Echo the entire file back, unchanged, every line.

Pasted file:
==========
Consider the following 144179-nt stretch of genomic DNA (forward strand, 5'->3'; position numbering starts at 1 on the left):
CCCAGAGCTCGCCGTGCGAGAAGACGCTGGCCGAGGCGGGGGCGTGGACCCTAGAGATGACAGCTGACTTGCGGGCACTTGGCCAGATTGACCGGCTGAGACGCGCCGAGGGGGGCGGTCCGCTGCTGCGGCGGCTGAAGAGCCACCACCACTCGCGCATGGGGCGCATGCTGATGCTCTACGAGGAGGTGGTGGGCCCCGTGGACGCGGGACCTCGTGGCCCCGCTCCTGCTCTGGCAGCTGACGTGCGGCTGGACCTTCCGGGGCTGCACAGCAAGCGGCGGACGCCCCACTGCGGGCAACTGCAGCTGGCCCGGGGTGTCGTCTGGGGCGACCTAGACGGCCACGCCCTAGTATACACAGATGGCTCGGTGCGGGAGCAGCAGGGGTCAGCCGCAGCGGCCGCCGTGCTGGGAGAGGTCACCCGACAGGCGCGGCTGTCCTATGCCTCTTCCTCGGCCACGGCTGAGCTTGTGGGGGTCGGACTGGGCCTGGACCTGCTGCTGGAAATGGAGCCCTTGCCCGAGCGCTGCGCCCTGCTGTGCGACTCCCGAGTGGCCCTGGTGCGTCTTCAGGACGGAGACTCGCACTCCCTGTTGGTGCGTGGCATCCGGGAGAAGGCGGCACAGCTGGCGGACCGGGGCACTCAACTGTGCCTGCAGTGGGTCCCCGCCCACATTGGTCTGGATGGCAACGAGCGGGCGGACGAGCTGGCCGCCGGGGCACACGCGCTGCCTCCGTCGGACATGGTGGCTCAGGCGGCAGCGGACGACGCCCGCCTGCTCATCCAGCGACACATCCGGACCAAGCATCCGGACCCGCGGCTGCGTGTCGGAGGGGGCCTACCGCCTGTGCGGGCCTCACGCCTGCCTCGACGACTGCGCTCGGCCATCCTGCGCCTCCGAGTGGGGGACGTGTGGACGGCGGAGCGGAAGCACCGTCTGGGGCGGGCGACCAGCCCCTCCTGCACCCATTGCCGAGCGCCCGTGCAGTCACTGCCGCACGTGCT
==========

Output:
Consider the following 144179-nt stretch of genomic DNA (forward strand, 5'->3'; position numbering starts at 1 on the left):
CCCAGAGCTCGCCGTGCGAGAAGACGCTGGCCGAGGCGGGGGCGTGGACCCTAGAGATGACAGCTGACTTGCGGGCACTTGGCCAGATTGACCGGCTGAGACGCGCCGAGGGGGGCGGTCCGCTGCTGCGGCGGCTGAAGAGCCACCACCACTCGCGCATGGGGCGCATGCTGATGCTCTACGAGGAGGTGGTGGGCCCCGTGGACGCGGGACCTCGTGGCCCCGCTCCTGCTCTGGCAGCTGACGTGCGGCTGGACCTTCCGGGGCTGCACAGCAAGCGGCGGACGCCCCACTGCGGGCAACTGCAGCTGGCCCGGGGTGTCGTCTGGGGCGACCTAGACGGCCACGCCCTAGTATACACAGATGGCTCGGTGCGGGAGCAGCAGGGGTCAGCCGCAGCGGCCGCCGTGCTGGGAGAGGTCACCCGACAGGCGCGGCTGTCCTATGCCTCTTCCTCGGCCACGGCTGAGCTTGTGGGGGTCGGACTGGGCCTGGACCTGCTGCTGGAAATGGAGCCCTTGCCCGAGCGCTGCGCCCTGCTGTGCGACTCCCGAGTGGCCCTGGTGCGTCTTCAGGACGGAGACTCGCACTCCCTGTTGGTGCGTGGCATCCGGGAGAAGGCGGCACAGCTGGCGGACCGGGGCACTCAACTGTGCCTGCAGTGGGTCCCCGCCCACATTGGTCTGGATGGCAACGAGCGGGCGGACGAGCTGGCCGCCGGGGCACACGCGCTGCCTCCGTCGGACATGGTGGCTCAGGCGGCAGCGGACGACGCCCGCCTGCTCATCCAGCGACACATCCGGACCAAGCATCCGGACCCGCGGCTGCGTGTCGGAGGGGGCCTACCGCCTGTGCGGGCCTCACGCCTGCCTCGACGACTGCGCTCGGCCATCCTGCGCCTCCGAGTGGGGGACGTGTGGACGGCGGAGCGGAAGCACCGTCTGGGGCGGGCGACCAGCCCCTCCTGCACCCATTGCCGAGCGCCCGTGCAGTCACTGCCGCACGTGCT